Gender Bending

Sep 13, 13 Gender Bending

Role-playing games give us an opportunity to see the world through eyes not our own. They let us walk in the shoes of another, and think in ways we might not ourselves. Role-playing is a great exercise in social dynamics and cultural exchange. No matter who you might be in real life, there is no reason you cannot be whatever you want to be, or think might be interesting, at the game table. Be that another species, ethnicity, culture, religion, sexual orientation, or even gender. After all, is there really that big of a difference between someone pretending to be a blue-skinned elf as there is someone pretending they are of the opposite sex?

I am a Gamemaster, and thus I play the part of every non-player character my players come across. As such, it has made me very comfortable in playing a variety of roles, including women. What is the trick? Well, there is no trick. Thinking of them like people before I think of them like women is still the most helpful thing I can do. That comfort has extended to when I am given the chance to be a player as well, and have played several female player characters. Some have been rather tom-boyish, others have been very feminine. It is all a difference in character. I have also played very feminine male characters, and even have a personal favorite in a certain Shadowrun dwarf gun-dealer who takes flamboyance to a whole new level. To me, playing someone of a different sex or sexual orientation is no big deal. However, this is something that can make other players uncomfortable. In my monthly Anima game, we have a player who has taken that plunge and begun playing fem-fatal character. An assassin who uses her feminine wiles to lull her targets into a false sense of security and then kills when they are at their most vulnerable. The character is a young, eastern woman of incredible beauty and grace. The group has taken it well, although some are not quite sure how to role-play their interactions with her given that her player is male.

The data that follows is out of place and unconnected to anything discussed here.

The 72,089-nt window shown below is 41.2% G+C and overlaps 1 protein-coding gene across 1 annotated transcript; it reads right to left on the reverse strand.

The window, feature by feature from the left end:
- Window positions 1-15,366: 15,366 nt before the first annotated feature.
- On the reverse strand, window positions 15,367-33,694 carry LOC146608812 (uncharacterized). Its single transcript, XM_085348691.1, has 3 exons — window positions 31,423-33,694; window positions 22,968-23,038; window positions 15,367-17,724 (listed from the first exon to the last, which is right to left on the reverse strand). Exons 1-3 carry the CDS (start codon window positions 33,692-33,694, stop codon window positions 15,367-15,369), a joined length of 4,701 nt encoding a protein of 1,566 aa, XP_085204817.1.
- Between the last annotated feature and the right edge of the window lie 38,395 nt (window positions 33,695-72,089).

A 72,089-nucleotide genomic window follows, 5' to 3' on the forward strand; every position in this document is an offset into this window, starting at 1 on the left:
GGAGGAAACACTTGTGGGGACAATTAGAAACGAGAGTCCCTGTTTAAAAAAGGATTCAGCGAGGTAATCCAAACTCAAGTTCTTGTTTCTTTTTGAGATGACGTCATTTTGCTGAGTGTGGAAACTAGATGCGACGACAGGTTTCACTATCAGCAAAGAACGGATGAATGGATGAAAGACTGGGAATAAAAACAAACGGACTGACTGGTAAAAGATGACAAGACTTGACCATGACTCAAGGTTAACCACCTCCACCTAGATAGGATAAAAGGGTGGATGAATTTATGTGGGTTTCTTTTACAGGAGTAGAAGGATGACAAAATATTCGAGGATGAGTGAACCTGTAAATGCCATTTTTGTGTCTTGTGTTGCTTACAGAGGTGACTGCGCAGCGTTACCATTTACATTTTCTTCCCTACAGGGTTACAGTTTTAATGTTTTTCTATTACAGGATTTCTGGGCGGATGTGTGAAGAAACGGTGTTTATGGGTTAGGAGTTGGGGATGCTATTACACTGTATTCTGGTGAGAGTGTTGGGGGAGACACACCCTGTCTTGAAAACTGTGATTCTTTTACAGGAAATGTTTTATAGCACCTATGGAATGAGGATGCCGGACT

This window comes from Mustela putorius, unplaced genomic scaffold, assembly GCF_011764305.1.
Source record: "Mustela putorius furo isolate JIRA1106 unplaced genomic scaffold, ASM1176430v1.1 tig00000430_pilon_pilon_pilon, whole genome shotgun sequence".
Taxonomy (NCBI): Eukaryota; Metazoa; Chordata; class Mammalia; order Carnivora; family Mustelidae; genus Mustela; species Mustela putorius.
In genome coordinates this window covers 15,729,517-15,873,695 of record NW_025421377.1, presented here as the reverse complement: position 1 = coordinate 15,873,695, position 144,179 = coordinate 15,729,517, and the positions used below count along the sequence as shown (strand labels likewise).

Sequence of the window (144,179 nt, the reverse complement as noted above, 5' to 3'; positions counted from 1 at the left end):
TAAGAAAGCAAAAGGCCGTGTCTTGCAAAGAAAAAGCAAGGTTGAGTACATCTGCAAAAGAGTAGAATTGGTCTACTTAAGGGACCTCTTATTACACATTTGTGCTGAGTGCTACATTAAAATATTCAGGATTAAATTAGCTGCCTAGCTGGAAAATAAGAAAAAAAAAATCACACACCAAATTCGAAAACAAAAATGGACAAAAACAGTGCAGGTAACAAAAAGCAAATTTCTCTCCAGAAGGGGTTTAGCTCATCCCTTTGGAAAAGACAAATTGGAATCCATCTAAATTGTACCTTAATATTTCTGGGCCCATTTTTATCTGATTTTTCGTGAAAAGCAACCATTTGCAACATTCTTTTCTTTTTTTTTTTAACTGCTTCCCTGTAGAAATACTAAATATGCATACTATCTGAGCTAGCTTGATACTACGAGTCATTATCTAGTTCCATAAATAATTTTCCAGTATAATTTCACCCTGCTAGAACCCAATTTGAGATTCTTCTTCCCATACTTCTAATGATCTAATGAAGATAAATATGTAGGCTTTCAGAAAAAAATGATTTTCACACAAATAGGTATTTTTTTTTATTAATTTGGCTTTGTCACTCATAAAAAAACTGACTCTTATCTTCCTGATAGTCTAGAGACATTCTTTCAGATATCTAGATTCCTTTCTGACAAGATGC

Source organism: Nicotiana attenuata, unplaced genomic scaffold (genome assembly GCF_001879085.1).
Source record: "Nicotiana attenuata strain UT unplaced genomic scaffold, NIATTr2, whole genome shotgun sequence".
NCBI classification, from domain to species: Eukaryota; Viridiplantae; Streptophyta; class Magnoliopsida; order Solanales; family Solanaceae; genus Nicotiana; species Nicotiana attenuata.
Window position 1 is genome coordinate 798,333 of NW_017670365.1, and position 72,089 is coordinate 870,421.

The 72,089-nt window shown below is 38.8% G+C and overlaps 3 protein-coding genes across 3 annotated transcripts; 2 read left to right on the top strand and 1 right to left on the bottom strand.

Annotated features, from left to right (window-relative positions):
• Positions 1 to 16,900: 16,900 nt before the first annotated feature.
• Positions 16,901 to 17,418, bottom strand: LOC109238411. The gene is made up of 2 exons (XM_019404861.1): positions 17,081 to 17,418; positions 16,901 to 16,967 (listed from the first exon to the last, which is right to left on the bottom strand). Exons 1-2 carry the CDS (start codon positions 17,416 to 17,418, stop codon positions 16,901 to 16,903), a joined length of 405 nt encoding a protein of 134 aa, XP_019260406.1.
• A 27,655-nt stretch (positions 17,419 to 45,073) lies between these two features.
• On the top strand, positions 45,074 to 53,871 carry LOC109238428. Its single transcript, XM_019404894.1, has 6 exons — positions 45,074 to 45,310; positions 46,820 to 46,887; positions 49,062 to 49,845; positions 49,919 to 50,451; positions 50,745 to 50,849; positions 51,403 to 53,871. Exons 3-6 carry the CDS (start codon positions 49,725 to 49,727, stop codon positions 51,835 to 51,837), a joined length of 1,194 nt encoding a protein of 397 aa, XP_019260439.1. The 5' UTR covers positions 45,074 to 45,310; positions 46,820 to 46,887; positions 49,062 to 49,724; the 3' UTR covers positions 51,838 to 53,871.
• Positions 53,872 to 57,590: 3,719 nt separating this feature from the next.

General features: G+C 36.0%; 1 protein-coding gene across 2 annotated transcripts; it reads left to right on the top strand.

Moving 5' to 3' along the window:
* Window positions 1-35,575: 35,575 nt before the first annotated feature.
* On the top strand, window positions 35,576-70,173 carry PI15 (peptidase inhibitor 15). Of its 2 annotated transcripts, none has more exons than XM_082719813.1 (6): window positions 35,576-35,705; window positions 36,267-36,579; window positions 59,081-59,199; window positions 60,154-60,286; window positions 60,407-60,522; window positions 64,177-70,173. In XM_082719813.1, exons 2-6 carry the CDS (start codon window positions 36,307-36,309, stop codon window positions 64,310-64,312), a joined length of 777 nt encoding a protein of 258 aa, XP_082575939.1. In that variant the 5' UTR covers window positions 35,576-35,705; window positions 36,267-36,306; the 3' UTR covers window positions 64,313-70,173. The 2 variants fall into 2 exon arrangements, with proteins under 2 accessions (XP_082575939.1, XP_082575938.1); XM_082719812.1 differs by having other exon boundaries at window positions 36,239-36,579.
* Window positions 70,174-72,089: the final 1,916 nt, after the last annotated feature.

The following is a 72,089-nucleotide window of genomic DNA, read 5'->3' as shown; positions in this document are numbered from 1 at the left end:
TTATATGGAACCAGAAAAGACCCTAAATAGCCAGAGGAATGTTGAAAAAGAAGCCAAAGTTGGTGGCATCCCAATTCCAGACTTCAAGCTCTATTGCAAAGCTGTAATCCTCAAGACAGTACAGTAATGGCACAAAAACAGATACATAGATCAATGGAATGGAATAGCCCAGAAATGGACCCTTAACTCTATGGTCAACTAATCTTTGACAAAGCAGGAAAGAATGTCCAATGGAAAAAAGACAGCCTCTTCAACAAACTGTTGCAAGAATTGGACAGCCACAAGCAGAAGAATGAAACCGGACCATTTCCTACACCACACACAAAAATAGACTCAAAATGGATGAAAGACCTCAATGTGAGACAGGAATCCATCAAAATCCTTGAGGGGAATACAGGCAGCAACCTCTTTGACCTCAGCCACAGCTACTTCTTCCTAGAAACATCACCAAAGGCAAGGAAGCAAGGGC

Playing someone of the opposite sex or of a different sexual orientation than yourself is something you need to take great care in, especially if you have representatives of said demographics in your game group. Playing a female character just so you can have her act like you wish females would act can come off as very offensive, as can playing the overly flamboyant homosexual. Be respectful of the people you have chosen to emulate through play. Learn about them. Try to understand them, how they feel, how they might respond to how you are portraying them. There are already enough negative stereotypes in the world. We do not need to add to them.

Be respectful of others. I should not even have to say this, but I will. Through gaming, we are given a unique opportunity to try to understand others in a way most people cannot imagine. We can pretend to be them, or at least people like them. In doing so, we can further our own understanding of what makes us different, but also of what makes us similar. We can find common ground. Gender discrimination, homophobia, racism, religious animosity, all of these things exist in our world, but as far as I am concerned they have absolutely no place at the game table.

Within the game itself, though, is a whole other matter.

Image Credit: Thinkstock.com

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Joshua is a freelance writer, aspiring novelist, and avid table-top gamer who has been in love with the hobby ever since it was first introduced to him by a friend in 1996. Currently he acts as the Gamemaster in three separate games and is also a player in a fourth. When he is not busy rolling dice to save the world or destroying the hopes and dreams of his players, he is usually found either with his nose in a book or working on his own. He has degrees in English, Creative Writing, and Economics.

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